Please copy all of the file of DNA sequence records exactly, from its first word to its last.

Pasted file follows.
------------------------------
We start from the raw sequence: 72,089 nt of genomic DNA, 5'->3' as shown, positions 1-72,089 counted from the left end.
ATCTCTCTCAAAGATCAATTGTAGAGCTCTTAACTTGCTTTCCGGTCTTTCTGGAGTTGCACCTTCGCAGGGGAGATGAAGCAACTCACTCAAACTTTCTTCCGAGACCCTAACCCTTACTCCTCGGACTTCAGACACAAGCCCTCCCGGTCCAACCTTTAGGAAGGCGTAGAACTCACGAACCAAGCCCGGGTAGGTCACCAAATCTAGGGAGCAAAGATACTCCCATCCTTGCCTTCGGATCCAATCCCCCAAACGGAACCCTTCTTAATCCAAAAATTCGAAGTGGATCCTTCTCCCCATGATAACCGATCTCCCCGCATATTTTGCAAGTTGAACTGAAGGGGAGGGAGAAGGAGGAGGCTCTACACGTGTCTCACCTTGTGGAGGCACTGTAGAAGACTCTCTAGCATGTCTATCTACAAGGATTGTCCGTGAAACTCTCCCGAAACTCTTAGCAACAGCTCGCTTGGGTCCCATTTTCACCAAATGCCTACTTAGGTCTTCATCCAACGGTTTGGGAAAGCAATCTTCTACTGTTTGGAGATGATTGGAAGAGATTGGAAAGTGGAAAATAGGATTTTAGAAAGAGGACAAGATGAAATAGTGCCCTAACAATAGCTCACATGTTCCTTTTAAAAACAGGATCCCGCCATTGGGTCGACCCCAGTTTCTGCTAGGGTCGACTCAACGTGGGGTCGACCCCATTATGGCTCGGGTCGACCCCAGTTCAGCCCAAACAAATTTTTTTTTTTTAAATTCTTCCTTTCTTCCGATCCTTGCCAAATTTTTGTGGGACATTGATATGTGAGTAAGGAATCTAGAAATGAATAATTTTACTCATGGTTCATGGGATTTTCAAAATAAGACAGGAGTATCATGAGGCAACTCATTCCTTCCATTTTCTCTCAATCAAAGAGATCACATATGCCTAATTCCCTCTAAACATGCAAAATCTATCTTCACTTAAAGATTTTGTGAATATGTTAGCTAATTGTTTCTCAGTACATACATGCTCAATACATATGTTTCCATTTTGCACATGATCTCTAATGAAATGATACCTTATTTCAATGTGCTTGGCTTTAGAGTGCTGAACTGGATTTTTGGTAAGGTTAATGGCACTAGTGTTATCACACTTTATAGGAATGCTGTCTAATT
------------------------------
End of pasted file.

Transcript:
We start from the raw sequence: 72,089 nt of genomic DNA, 5'->3' as shown, positions 1-72,089 counted from the left end.
ATCTCTCTCAAAGATCAATTGTAGAGCTCTTAACTTGCTTTCCGGTCTTTCTGGAGTTGCACCTTCGCAGGGGAGATGAAGCAACTCACTCAAACTTTCTTCCGAGACCCTAACCCTTACTCCTCGGACTTCAGACACAAGCCCTCCCGGTCCAACCTTTAGGAAGGCGTAGAACTCACGAACCAAGCCCGGGTAGGTCACCAAATCTAGGGAGCAAAGATACTCCCATCCTTGCCTTCGGATCCAATCCCCCAAACGGAACCCTTCTTAATCCAAAAATTCGAAGTGGATCCTTCTCCCCATGATAACCGATCTCCCCGCATATTTTGCAAGTTGAACTGAAGGGGAGGGAGAAGGAGGAGGCTCTACACGTGTCTCACCTTGTGGAGGCACTGTAGAAGACTCTCTAGCATGTCTATCTACAAGGATTGTCCGTGAAACTCTCCCGAAACTCTTAGCAACAGCTCGCTTGGGTCCCATTTTCACCAAATGCCTACTTAGGTCTTCATCCAACGGTTTGGGAAAGCAATCTTCTACTGTTTGGAGATGATTGGAAGAGATTGGAAAGTGGAAAATAGGATTTTAGAAAGAGGACAAGATGAAATAGTGCCCTAACAATAGCTCACATGTTCCTTTTAAAAACAGGATCCCGCCATTGGGTCGACCCCAGTTTCTGCTAGGGTCGACTCAACGTGGGGTCGACCCCATTATGGCTCGGGTCGACCCCAGTTCAGCCCAAACAAATTTTTTTTTTTTAAATTCTTCCTTTCTTCCGATCCTTGCCAAATTTTTGTGGGACATTGATATGTGAGTAAGGAATCTAGAAATGAATAATTTTACTCATGGTTCATGGGATTTTCAAAATAAGACAGGAGTATCATGAGGCAACTCATTCCTTCCATTTTCTCTCAATCAAAGAGATCACATATGCCTAATTCCCTCTAAACATGCAAAATCTATCTTCACTTAAAGATTTTGTGAATATGTTAGCTAATTGTTTCTCAGTACATACATGCTCAATACATATGTTTCCATTTTGCACATGATCTCTAATGAAATGATACCTTATTTCAATGTGCTTGGCTTTAGAGTGCTGAACTGGATTTTTGGTAAGGTTAATGGCACTAGTGTTATCACACTTTATAGGAATGCTGTCTAATT